Little White Lies – Issue 73: The Shape of Water
Little White Lies was established in 2005 as a bi-monthly print magazine committed to championing great movies and the talented people who make them. Combining cutting-edge design, illustration and journalism, they’ve been described as being “at the vanguard of the independent publishing movement.” Their reviews feature a unique tripartite ranking system that captures the different aspects of the movie-going experience. They believe in Truth & Movies.
It’s easy to complain about Hollywood’s general lack of diversity and a hard-bitten unwillingness to divert resources towards original storytelling. Following a banner year for new, non-franchise, non-superhero hits (cf Baby Driver, Girls Trip, Get Out, Split, Dunkirk), maybe 2018 could be the turning point where original dreams are accepted as hard creative currency. You don’t really need to tell this to Guillermo del Toro, as this is a well he’s be drinking from since the early ’90s and his assured, grotesque debut feature, Cronos.
De Toro isn’t so much a rogue dissident within an impenetrable corporate structure – this is the only game he plays. Even his so-called “franchise” movies – Blade II and a pair of Hell Boy films – playfully elude categorisation. His new work as a cine-literate love story ripped from the dog-eared pages of classic Hollywood.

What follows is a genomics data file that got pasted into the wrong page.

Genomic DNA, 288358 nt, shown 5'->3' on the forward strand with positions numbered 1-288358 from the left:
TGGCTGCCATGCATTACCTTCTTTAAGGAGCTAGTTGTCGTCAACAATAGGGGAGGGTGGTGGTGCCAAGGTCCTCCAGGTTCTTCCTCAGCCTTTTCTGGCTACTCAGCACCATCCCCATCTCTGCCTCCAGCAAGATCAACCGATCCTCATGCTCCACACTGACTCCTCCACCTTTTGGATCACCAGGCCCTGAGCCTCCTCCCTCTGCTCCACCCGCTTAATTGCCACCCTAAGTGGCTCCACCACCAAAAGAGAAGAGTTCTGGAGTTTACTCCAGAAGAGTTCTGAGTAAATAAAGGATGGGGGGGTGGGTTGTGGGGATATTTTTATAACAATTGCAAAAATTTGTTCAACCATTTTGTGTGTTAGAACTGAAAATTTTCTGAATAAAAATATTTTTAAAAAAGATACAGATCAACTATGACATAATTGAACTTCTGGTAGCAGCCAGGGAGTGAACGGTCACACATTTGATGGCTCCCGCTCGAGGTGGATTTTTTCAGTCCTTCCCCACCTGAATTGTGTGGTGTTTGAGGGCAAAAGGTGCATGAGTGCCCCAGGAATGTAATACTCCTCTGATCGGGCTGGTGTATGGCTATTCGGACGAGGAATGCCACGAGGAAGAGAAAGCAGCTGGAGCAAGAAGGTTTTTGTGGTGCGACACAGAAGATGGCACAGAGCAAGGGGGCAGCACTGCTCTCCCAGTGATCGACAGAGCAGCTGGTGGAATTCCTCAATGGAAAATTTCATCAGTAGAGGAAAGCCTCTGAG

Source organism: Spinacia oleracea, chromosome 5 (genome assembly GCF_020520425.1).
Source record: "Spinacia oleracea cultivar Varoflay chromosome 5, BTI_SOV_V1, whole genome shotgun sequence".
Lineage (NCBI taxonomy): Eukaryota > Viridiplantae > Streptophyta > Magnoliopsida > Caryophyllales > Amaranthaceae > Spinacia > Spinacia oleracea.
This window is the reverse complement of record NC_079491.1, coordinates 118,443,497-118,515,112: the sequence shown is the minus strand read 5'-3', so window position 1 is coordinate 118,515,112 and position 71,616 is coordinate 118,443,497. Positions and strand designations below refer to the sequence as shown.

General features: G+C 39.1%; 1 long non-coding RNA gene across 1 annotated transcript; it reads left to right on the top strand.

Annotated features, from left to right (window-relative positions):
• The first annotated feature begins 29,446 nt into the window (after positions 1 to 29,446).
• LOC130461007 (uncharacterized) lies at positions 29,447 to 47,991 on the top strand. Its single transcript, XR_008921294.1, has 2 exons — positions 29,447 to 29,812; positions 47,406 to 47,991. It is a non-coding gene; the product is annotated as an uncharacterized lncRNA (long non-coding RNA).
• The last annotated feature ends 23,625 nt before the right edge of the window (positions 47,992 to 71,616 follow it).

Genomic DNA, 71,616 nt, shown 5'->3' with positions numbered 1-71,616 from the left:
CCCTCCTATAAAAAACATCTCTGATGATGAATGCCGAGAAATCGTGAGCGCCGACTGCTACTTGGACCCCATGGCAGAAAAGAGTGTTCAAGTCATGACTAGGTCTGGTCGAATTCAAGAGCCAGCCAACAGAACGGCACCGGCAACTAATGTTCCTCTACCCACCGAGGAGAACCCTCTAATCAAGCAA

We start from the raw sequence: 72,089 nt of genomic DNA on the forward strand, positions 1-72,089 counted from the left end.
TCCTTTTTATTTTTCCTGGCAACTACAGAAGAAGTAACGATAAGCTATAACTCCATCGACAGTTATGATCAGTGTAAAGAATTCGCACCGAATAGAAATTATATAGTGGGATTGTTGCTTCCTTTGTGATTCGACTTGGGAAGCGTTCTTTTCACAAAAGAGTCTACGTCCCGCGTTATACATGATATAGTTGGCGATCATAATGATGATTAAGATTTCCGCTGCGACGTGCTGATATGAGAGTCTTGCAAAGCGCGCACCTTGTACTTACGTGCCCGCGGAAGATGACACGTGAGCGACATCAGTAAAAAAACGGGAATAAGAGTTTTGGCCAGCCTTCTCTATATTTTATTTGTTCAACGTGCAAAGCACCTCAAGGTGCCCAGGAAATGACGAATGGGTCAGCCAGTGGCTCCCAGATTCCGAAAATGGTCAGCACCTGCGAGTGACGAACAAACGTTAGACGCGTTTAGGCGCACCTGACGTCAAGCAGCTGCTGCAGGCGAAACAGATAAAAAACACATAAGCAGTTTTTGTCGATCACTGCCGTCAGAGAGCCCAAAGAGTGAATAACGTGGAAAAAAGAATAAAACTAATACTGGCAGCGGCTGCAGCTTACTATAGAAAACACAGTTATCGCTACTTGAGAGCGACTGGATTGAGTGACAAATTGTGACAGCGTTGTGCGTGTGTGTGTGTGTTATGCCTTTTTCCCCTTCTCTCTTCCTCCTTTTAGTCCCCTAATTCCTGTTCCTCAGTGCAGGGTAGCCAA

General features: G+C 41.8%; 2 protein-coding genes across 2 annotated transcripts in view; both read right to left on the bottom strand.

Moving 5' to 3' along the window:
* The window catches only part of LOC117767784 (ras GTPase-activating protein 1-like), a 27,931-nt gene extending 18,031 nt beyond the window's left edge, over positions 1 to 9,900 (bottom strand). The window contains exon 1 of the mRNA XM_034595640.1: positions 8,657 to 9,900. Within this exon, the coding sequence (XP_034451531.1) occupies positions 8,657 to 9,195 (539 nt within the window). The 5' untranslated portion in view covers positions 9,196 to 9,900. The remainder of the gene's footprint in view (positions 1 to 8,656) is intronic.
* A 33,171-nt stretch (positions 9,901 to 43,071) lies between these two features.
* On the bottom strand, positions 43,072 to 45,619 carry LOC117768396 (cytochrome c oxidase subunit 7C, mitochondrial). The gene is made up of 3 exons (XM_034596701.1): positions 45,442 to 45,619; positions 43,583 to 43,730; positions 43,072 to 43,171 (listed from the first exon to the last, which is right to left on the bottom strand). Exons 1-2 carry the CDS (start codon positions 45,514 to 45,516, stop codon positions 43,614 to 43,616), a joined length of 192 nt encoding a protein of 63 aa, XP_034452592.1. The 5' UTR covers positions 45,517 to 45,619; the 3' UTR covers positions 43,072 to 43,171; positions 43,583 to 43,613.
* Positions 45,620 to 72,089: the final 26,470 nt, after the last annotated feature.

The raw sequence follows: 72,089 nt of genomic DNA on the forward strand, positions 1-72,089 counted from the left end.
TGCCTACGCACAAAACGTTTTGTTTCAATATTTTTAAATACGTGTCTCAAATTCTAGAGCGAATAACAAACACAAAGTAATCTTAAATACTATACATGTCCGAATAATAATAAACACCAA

The Shape of Water is set in 1963 and tells of a mute cleaning lady who happens across a captive monster in the government facility whose floors she mops. Dark powers are at work in the background to suppress this inter-species romance, and any mode of behaviour that might be considered subversive. In many ways, the film is it’s own lush hymn to idiosyncratic thinking.
In this issue…
The Monster Squad
A conversation with master fabulist Guillermo del Toro. He talks The Shape of Water, Classic Hollywood and his offers his definition of what a monster is.
Sally Hawkins has quietly become one of Britain’s greatest screen actors. We trace her path from Brit scene-stealing to hushed stardom.
Female Beasts (And Where Not to Find Them)
The iconic fairy tale Beauty and the Beast has assumed many guises over the last century. But why is the brute always a man?
A five-essay dossier exploring the concept of existing outside the pack in cinema. Including work by James Luxford, Thomas Hobbs, Manuela Lazic, Beth Web and Elena Lazic.
Mime Over Matter
A conversation with chameleonic actor Doug Jones about life caked under make-up. Illustrated with Guillermo del Toro’s original designs.
Christina Newland’s regular column on the intersections between clothing and film tackles the allure of red shoes.